At long last, we are finally nearing the end of what has been a brutal slog of an election season that has offered a lot more heat than light, and a lot less substance and civility than this country deserves. It has, at times, felt like the civic equivalent of a root canal without novacaine. I’m pretty certain that, somewhere, Miss Cleary—my 9th grade civics teacher, who taught me to love and respect the way our democratic system is intended to work—is sadly shaking her head.
One of the laments we’ve heard over and over these last several months—maybe, even, these last several years—is that “our politics is broken.” I’m inclined to believe it’s true. As a citizen, I’m discouraged by that. As a Christian, I’m convinced that the church’s reconciling mission in this world is now more relevant than ever. As author Marshall Shelley recently observed, when fear and loathing are two primary characteristics of a culture, the task for followers of Jesus isn’t easy—but it is clear. “When the vitriolic presidential campaign is over and the election is settled,” he writes, “it promises to leave almost half the population fearful that whoever wins will lead the country to ruin. The fear of the losing side is likely to exceed the hopeful anticipation of the winning side.”
What does that mean for us? It means, argues Tod Bolsinger, author of Canoeing the Mountains, that the church has an opportunity “to demonstrate a life of witness and unity that is a radical alternative to our increasingly polarized and reactionary culture.” Churches that reflect the new reality of Galatians 3:28 and embody the unity of John 14 “will offer the world a glimpse today of the way the world will someday be.” The apostle Paul put it like this in 2 Corinthians 5:18: “All this is from God, who reconciled Himself to us through Christ, and has given us this ministry of reconciliation.” What God has done for us through the love and mercy of Jesus, we are to model in our lives and relationships and community, being agents of grace to a culture in bondage to fear and loathing.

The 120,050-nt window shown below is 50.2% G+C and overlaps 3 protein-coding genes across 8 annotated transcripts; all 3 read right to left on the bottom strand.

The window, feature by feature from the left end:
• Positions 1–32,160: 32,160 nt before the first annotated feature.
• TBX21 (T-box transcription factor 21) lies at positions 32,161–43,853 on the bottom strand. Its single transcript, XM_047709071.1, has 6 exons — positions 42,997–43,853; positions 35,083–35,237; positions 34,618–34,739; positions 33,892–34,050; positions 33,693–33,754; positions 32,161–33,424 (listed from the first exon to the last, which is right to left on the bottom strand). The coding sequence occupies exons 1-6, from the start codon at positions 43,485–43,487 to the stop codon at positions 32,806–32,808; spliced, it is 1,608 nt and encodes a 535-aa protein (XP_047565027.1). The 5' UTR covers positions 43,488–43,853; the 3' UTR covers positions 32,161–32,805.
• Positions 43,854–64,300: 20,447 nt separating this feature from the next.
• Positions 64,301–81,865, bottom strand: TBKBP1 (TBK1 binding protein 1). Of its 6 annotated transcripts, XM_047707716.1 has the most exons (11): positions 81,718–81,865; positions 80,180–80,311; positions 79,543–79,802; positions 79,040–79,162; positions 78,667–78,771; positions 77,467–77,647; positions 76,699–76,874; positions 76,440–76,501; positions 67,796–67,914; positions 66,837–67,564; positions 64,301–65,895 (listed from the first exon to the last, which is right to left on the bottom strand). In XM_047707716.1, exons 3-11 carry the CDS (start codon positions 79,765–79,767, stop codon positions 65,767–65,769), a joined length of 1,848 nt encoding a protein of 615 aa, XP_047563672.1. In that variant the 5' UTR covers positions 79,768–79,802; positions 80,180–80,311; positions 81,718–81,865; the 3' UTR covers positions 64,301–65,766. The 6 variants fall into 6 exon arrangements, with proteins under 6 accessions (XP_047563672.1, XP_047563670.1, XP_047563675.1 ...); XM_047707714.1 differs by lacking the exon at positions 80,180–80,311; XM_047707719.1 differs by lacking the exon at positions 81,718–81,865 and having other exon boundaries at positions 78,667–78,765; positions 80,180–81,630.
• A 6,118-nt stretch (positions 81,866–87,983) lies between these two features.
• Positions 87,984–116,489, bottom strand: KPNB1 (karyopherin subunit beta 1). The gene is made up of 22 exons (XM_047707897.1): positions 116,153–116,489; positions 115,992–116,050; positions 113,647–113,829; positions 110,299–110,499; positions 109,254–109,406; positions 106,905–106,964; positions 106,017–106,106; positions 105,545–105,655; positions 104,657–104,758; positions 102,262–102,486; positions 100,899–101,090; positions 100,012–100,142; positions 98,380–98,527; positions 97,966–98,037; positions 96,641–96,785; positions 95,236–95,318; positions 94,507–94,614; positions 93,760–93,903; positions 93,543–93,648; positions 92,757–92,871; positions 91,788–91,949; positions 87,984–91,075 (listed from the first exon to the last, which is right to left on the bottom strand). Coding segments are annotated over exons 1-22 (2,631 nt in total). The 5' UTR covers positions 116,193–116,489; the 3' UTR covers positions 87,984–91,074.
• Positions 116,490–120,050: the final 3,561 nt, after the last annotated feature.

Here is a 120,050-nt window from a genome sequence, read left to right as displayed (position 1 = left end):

Providentially, I think, a month that begins with what promises to be a divisive election, ends with some powerful reminders about who’s who and what’s what and how God’s people are to be oriented in this world. November 20 is Christ the King Sunday, when we celebrate the good news that Jesus reigns over all the nations of the world and that, one day, at his name, “every knee should bend in heaven and on earth and under the earth, and every tongue should confess that Jesus Christ is Lord” (Philippians 2:10-11). On November 24, we join our fellow citizens in a day of Thanksgiving for what God has done in blessing us far more richly and abundantly than we deserve. Then, on November 27, the season of Advent begins, in which we remember how God once came to be with us as one of us—and promises to return one day in power and glory.
God has given us a ministry of reconciliation. November 8 will most likely remind us once again why such a ministry is so necessary in a world where there are very deep, very wide divisions that can only be reconciled by the kind of love and humility that Jesus makes possible. If that’s the challenge, then the days to come later this month—November 20, 24, and 27 will remind us that God has not left us to pursue this hard work of reconciliation alone and without hope. These days of celebration, thanksgiving, and anticipation remind us that God rules, God provides, and God loves us enough to come, be with us, and share our lives with us. That’s good news. Now, let’s do something with it.
May the peace of Christ be with you!